Your retirement savings goal is how much you're aiming to have at the point you retire.
Use Sorted's Retirement Planner to factor in NZ Super and any other income (e.g. from investments). This will show you how much you're likely to need compared to what you're currently on track to end up with.
What you end up with might surprise you, and it could mean you need to adjust things a little. Perhaps you'll need to increase your KiwiSaver contributions for the next few years or consider some part time work after retirement to keep a little cash coming in.
It could also mean that you need to adjust your KiwiSaver fund or your investment strategy.
Murray says, "Choose a provider you feel can get you to where you want to be and whose values, track-record and service proposition aligns with your expectations."
Different KiwiSaver funds are suited to different life stages. Young people with decades of market ups and downs ahead of them will naturally have a different appetite for risk than those for whom retirement is looming.
It pays to check how your KiwiSaver funds are invested and determine whether they’re the right assets for where you’re at. If you’re five years away from retirement and in a Growth fund (which typically invests in a higher percentage of riskier assets like shares), you may want to think about whether this is still meeting your goals.
Talk to your KiwiSaver provider or use their online tools that can help you figure out if you need to make any changes.
Your KiwiSaver provider or financial adviser will be able to help you with making adjustments that are right for your situation, so schedule in a conversation sooner rather than later. Investment decisions made now could have a big impact on your retirement savings down the road.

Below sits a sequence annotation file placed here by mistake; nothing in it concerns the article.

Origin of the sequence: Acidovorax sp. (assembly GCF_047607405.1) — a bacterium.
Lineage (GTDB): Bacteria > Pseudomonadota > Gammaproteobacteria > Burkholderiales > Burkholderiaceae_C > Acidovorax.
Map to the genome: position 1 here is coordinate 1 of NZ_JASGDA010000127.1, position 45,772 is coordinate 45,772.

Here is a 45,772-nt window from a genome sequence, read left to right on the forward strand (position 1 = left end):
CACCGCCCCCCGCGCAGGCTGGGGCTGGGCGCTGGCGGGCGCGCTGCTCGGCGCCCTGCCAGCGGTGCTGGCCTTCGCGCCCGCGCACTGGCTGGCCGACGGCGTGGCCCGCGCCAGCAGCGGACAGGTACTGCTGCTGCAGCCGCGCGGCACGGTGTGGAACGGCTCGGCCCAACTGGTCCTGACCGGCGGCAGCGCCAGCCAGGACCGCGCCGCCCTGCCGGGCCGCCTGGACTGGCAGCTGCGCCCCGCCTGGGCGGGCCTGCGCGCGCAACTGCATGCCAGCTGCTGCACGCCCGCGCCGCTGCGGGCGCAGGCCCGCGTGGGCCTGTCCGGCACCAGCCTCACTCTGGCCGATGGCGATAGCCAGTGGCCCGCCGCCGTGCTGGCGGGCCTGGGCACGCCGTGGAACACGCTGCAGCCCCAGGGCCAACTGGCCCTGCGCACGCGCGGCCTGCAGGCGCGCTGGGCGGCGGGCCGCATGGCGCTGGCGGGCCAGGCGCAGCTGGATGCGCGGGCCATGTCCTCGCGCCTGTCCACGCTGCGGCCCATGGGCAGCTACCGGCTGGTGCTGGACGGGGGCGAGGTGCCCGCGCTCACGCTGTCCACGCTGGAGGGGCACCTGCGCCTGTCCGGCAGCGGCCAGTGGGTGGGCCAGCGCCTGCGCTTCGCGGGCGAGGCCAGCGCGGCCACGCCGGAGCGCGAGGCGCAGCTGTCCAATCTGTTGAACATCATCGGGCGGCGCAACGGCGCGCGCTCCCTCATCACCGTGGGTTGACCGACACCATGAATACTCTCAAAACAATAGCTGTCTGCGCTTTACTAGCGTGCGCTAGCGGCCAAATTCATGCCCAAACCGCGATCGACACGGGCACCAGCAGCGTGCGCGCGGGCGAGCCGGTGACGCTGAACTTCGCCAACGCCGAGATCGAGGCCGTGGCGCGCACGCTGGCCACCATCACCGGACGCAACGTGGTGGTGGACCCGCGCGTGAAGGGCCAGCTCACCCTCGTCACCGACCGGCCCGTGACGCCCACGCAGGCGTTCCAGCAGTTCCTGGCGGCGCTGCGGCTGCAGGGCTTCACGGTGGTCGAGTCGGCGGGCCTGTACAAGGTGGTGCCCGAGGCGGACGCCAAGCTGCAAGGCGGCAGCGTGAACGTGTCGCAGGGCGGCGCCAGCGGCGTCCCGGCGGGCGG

We hope this article has helped you think about how you can start planning for your retirement. Remember, there's plenty of help out there if you need it, and the hardest part is starting!
A little work and some small tweaks now could make the world of difference to your retirement lifestyle, so invest in yourself and make it happen.
As Murray points out, "it’s too late when you reach 65 to wish you’d done more. I’ve never met a retiree yet who’s said they wish they’d saved less."
This information is general information only. It is not intended to constitute financial advice and does not take your individual circumstances and financial situation into account. We encourage you to seek assistance from a trusted financial adviser or other professional advice. The links that are provided or names of third parties are additional resources that you access at your own risk and the FSC takes no responsibility for any third party content. The FSC and its employees make no express or implied representations or give any warranties regarding this information and we accept no responsibility for any loss, damage, cost, or expense (whether direct or indirect) incurred by you as a result of any error, omission, or misrepresentation in this information. 12 July 2021.